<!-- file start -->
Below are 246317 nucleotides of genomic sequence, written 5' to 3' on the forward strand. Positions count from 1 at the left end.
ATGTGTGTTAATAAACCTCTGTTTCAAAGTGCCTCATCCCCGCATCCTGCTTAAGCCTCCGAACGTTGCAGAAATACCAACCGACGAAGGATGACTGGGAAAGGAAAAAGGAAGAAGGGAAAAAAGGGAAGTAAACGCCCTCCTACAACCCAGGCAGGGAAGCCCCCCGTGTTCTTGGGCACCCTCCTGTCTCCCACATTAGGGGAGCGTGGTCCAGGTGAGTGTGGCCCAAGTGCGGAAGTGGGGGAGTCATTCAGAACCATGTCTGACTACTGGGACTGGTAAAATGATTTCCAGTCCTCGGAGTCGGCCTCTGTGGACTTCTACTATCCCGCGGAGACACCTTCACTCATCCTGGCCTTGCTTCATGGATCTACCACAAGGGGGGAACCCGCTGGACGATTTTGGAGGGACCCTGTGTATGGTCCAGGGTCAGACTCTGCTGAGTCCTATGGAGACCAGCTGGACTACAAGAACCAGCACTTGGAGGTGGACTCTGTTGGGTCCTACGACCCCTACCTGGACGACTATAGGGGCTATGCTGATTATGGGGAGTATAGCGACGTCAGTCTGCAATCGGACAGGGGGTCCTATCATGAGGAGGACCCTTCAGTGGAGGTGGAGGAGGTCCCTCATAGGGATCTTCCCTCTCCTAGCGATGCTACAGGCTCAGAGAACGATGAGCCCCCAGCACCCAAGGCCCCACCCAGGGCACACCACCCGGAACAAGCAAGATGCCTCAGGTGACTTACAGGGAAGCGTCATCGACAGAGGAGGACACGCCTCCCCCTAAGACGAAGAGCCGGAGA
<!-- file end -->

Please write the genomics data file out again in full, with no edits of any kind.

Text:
Below are 246317 nucleotides of genomic sequence, written 5' to 3' on the forward strand. Positions count from 1 at the left end.
ATGTGTGTTAATAAACCTCTGTTTCAAAGTGCCTCATCCCCGCATCCTGCTTAAGCCTCCGAACGTTGCAGAAATACCAACCGACGAAGGATGACTGGGAAAGGAAAAAGGAAGAAGGGAAAAAAGGGAAGTAAACGCCCTCCTACAACCCAGGCAGGGAAGCCCCCCGTGTTCTTGGGCACCCTCCTGTCTCCCACATTAGGGGAGCGTGGTCCAGGTGAGTGTGGCCCAAGTGCGGAAGTGGGGGAGTCATTCAGAACCATGTCTGACTACTGGGACTGGTAAAATGATTTCCAGTCCTCGGAGTCGGCCTCTGTGGACTTCTACTATCCCGCGGAGACACCTTCACTCATCCTGGCCTTGCTTCATGGATCTACCACAAGGGGGGAACCCGCTGGACGATTTTGGAGGGACCCTGTGTATGGTCCAGGGTCAGACTCTGCTGAGTCCTATGGAGACCAGCTGGACTACAAGAACCAGCACTTGGAGGTGGACTCTGTTGGGTCCTACGACCCCTACCTGGACGACTATAGGGGCTATGCTGATTATGGGGAGTATAGCGACGTCAGTCTGCAATCGGACAGGGGGTCCTATCATGAGGAGGACCCTTCAGTGGAGGTGGAGGAGGTCCCTCATAGGGATCTTCCCTCTCCTAGCGATGCTACAGGCTCAGAGAACGATGAGCCCCCAGCACCCAAGGCCCCACCCAGGGCACACCACCCGGAACAAGCAAGATGCCTCAGGTGACTTACAGGGAAGCGTCATCGACAGAGGAGGACACGCCTCCCCCTAAGACGAAGAGCCGGAGA